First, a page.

ANREG_1_27.pdf 5.02 MB
Cattle Keeping in the Western Ghats Villages.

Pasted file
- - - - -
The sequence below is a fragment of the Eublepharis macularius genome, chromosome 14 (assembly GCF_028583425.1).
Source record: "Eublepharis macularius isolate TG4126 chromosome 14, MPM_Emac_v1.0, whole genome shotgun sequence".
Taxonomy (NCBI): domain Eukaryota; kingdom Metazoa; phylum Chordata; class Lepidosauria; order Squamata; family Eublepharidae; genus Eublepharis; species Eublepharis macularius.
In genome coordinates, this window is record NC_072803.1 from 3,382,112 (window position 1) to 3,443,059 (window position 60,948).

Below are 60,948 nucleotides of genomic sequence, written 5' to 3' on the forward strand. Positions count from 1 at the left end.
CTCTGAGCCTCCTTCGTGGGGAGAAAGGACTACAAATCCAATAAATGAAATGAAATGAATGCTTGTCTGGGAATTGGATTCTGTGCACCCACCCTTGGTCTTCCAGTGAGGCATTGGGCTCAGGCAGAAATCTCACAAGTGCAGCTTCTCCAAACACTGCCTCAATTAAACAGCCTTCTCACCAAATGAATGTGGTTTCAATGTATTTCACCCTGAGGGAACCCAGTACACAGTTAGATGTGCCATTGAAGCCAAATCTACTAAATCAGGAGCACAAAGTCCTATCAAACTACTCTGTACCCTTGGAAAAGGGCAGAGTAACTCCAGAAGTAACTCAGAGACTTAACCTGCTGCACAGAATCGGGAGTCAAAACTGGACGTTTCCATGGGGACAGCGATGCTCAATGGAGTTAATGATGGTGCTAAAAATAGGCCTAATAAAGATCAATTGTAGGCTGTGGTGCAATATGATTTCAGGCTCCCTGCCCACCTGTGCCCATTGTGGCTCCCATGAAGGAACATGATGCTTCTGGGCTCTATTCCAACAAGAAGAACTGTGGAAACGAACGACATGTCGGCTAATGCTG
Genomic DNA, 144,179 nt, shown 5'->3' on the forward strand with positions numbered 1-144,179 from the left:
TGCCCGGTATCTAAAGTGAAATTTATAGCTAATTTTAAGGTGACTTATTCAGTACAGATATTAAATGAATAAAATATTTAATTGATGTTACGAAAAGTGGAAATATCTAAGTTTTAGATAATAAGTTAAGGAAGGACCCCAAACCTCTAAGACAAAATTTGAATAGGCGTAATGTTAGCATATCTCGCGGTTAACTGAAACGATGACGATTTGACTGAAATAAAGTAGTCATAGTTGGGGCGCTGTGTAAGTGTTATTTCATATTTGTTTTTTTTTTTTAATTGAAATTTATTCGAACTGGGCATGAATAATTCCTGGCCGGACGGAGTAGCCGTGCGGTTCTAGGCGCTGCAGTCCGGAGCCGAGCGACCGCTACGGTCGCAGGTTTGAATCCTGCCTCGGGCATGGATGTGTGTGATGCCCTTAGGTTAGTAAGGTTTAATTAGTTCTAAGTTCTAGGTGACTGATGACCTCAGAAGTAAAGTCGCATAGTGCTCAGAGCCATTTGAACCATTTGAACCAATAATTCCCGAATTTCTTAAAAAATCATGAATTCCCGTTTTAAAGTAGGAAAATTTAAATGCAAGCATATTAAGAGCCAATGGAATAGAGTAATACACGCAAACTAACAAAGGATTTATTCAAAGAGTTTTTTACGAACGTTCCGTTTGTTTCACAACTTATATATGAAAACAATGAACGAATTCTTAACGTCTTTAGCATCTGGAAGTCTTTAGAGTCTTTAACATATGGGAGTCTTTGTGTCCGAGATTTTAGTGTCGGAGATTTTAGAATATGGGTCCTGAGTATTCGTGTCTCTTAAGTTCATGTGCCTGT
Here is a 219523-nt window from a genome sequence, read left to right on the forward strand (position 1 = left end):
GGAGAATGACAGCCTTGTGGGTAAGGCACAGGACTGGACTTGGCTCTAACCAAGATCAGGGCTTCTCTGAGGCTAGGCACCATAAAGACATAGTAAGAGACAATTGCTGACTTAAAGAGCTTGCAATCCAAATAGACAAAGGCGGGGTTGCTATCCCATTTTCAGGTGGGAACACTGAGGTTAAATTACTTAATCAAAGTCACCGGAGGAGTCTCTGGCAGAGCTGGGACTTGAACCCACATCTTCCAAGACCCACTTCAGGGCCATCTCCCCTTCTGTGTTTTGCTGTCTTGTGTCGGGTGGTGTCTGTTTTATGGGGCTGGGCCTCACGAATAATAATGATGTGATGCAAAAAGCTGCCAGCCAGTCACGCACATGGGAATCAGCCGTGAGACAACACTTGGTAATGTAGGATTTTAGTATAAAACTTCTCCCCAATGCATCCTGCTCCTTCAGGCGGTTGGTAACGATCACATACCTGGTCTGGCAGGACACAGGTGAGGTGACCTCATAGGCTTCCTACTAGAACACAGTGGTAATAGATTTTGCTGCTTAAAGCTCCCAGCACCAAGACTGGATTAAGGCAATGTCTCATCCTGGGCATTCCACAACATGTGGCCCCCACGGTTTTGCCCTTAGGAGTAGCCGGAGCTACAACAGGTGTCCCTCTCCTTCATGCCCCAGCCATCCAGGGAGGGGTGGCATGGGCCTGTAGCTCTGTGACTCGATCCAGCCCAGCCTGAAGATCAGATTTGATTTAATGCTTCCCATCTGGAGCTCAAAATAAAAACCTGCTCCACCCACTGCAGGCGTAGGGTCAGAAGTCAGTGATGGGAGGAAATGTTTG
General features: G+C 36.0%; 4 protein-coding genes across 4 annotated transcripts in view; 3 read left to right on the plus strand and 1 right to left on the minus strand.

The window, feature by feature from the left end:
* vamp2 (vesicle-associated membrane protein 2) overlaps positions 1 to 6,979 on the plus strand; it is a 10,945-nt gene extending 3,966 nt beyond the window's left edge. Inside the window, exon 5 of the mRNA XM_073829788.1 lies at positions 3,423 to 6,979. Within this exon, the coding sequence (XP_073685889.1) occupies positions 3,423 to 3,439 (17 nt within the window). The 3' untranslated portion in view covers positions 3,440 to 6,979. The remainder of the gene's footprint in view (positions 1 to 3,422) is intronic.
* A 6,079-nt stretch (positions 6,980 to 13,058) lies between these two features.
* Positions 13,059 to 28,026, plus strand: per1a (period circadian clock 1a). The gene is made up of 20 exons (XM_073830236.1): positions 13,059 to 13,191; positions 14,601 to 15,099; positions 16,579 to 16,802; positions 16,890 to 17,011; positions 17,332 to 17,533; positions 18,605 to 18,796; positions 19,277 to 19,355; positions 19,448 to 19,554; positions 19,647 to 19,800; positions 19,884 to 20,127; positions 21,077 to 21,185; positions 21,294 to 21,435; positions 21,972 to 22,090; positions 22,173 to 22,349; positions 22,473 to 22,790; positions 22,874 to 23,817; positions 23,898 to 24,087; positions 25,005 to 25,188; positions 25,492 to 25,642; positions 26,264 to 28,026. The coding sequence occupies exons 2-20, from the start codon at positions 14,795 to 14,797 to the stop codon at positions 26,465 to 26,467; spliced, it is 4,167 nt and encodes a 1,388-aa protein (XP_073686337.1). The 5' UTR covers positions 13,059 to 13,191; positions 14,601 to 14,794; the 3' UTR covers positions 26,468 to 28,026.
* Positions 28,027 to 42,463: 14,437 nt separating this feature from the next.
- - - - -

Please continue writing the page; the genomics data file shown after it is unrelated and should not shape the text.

The actual condition of bovine keeping in India, ""the world's largest cattle keeping"" have scarcely been investigated, in contrast to the frequent debate over ""sacred cow"". This paper analyzed the contemporary condition of bovine keeping in the area of Western Ghats, with the case study of Kurubathur and Yadavarahalli in Sakleshpur (Manjarabad) Taluk, Hassan District focusing on the three topics; village community, agricultural management and regional relation. The main findings of this paper are as follows; 1) From the perspective of village community, cattle and buffalo play an essential role for economical support and reproduction on an enlarged scale. Their excrement is utilized as primary manure for paddy crop and plantation products such as coffee and cardamom. A vast grazing land has been farmed under the control village community. Recent phenomena, however, such as overgrazing and separate control of grazing land, have caused a great change in the habitual method of bovine keeping, and remain as administrative problems. 2) All the households keeping bovine were classified into four classes according to the rearing soze of their bovine populations; (1) Both the medium and the large classes surpassed the rest in the rearing number and the size of landholdings; (2) they were enlarging not only cattle rearing but also the plantations of coffee and cardamom. Although still marginal in scale, however bovine keeping has been more generally dissminated over the village since 1966. It can be guessed, that plantation management farm has been gradually shifting from the ""Sacred cow"" keeping type although his is the fundamental type of cattle rearing-to the more practical type by rearing more economical buffaloes. There are three kinds of cow farming from the point of view of management: (A) reproduction on an enlarged scale type, (B) plain reproduction type, (C) purchasing rearing type. Both types of (A) and (B) consist of a self-supply system for rearing, while (C) rype nearly dwpend on purchasing. 3) The di